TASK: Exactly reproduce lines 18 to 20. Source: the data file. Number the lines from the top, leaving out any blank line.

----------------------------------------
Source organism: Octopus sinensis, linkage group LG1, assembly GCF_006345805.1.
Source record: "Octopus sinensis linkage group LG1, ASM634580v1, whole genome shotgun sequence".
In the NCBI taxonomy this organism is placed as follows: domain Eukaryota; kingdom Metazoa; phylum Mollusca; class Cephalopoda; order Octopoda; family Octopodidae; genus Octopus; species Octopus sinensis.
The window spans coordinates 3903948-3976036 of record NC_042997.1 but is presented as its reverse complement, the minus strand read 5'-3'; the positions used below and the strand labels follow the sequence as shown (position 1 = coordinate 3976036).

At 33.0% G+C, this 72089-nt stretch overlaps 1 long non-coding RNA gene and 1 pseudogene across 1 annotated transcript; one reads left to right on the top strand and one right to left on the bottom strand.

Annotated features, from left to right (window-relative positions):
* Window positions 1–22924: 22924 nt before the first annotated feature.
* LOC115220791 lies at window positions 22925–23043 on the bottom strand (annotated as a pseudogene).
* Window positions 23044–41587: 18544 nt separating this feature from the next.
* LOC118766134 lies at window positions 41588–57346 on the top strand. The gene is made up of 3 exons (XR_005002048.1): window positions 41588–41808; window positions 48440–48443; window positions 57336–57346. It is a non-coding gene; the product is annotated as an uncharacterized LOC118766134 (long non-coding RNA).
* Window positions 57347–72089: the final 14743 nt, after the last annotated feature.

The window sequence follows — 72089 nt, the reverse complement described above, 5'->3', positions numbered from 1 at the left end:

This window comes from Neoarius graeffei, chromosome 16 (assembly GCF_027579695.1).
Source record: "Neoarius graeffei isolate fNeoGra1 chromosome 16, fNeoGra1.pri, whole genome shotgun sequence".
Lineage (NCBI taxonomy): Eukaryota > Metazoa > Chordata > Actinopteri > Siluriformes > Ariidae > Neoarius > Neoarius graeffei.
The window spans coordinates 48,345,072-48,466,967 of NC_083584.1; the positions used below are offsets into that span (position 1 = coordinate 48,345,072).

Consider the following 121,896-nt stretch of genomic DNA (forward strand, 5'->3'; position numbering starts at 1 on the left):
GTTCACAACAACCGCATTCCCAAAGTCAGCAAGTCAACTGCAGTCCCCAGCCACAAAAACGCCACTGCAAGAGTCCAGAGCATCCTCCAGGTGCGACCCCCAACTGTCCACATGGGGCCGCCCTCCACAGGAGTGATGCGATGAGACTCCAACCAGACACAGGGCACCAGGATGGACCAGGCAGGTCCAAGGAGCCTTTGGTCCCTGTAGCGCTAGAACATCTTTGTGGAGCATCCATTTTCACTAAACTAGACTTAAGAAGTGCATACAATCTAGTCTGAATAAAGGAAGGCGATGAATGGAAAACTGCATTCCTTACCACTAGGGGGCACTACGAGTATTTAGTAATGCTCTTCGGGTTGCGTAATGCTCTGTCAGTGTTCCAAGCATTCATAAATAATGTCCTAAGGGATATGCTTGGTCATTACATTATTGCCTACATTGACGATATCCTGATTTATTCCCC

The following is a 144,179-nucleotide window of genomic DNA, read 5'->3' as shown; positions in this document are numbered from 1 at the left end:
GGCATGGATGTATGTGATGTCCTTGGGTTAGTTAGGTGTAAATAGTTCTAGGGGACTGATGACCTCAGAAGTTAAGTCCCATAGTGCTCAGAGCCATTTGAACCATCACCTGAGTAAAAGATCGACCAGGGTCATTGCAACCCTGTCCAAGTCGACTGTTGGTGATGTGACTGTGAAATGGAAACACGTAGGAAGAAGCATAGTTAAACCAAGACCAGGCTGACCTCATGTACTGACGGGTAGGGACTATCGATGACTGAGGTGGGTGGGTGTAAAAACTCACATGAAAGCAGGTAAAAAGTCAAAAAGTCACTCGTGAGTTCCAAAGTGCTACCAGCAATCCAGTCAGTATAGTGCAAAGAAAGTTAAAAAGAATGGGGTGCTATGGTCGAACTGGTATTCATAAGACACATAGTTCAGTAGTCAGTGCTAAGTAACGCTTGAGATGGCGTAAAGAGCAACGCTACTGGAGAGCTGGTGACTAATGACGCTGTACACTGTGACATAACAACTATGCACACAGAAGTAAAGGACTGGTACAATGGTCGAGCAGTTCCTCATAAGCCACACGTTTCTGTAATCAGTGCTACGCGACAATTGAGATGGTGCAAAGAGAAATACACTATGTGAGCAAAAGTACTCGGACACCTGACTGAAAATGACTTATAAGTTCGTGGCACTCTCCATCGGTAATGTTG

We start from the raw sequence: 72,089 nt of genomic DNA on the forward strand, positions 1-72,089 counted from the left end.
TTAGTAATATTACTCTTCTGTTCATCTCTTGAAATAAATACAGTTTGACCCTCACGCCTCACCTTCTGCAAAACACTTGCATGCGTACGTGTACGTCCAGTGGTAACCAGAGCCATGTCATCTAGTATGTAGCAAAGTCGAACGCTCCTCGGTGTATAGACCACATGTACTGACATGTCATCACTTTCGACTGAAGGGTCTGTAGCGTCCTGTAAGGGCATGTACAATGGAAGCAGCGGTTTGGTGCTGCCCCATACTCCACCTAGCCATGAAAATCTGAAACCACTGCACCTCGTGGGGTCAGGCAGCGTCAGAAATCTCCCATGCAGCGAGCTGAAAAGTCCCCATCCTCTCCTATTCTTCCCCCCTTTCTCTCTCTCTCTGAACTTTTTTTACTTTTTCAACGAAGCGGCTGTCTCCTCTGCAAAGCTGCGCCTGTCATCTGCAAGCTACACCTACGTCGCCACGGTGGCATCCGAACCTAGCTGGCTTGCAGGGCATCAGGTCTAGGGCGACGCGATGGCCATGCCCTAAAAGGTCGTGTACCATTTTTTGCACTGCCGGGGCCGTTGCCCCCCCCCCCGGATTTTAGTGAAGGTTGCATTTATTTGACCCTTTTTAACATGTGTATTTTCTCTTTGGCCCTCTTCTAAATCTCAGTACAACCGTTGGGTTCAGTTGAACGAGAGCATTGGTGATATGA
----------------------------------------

GTTCACAACAACCGCATTCCCAAAGTCAGCAAGTCAACTGCAGTCCCCAGCCACAAAAACGCCACTGCAAGAGTCCAGAGCATCCTCCAGGTGCGACCCCCAACTGTCCACATGGGGCCGCCCTCCACAGGAGTGATGCGATGAGACTCCAACCAGACACAGGGCACCAGGATGGACCAGGCAGGTCCAAGGAGCCTTTGGTCCCTGTAGCGCTAGAACATCTTTGTGGAGCATCCATTTTCACTAAACTAGACTTAAGAAGTGCATACAATCTAGTCTGAATAAAGGAAGGCGATGAATGGAAAACTGCATTCCTTACCACTAGGGGGCACTACGAGTATTTAGTAATGCTCTTCGGGTTGCGTAATGCTCTGTCAGTGTTCCAAGCATTCATAAATAATGTCCTAAGGGATATGCTTGGTCATTACATTATTGCCTACATTGACGATATCCTGATTTATTCCCC

The following is a 144,179-nucleotide window of genomic DNA, read 5'->3' as shown; positions in this document are numbered from 1 at the left end:
GGCATGGATGTATGTGATGTCCTTGGGTTAGTTAGGTGTAAATAGTTCTAGGGGACTGATGACCTCAGAAGTTAAGTCCCATAGTGCTCAGAGCCATTTGAACCATCACCTGAGTAAAAGATCGACCAGGGTCATTGCAACCCTGTCCAAGTCGACTGTTGGTGATGTGACTGTGAAATGGAAACACGTAGGAAGAAGCATAGTTAAACCAAGACCAGGCTGACCTCATGTACTGACGGGTAGGGACTATCGATGACTGAGGTGGGTGGGTGTAAAAACTCACATGAAAGCAGGTAAAAAGTCAAAAAGTCACTCGTGAGTTCCAAAGTGCTACCAGCAATCCAGTCAGTATAGTGCAAAGAAAGTTAAAAAGAATGGGGTGCTATGGTCGAACTGGTATTCATAAGACACATAGTTCAGTAGTCAGTGCTAAGTAACGCTTGAGATGGCGTAAAGAGCAACGCTACTGGAGAGCTGGTGACTAATGACGCTGTACACTGTGACATAACAACTATGCACACAGAAGTAAAGGACTGGTACAATGGTCGAGCAGTTCCTCATAAGCCACACGTTTCTGTAATCAGTGCTACGCGACAATTGAGATGGTGCAAAGAGAAATACACTATGTGAGCAAAAGTACTCGGACACCTGACTGAAAATGACTTATAAGTTCGTGGCACTCTCCATCGGTAATGTTG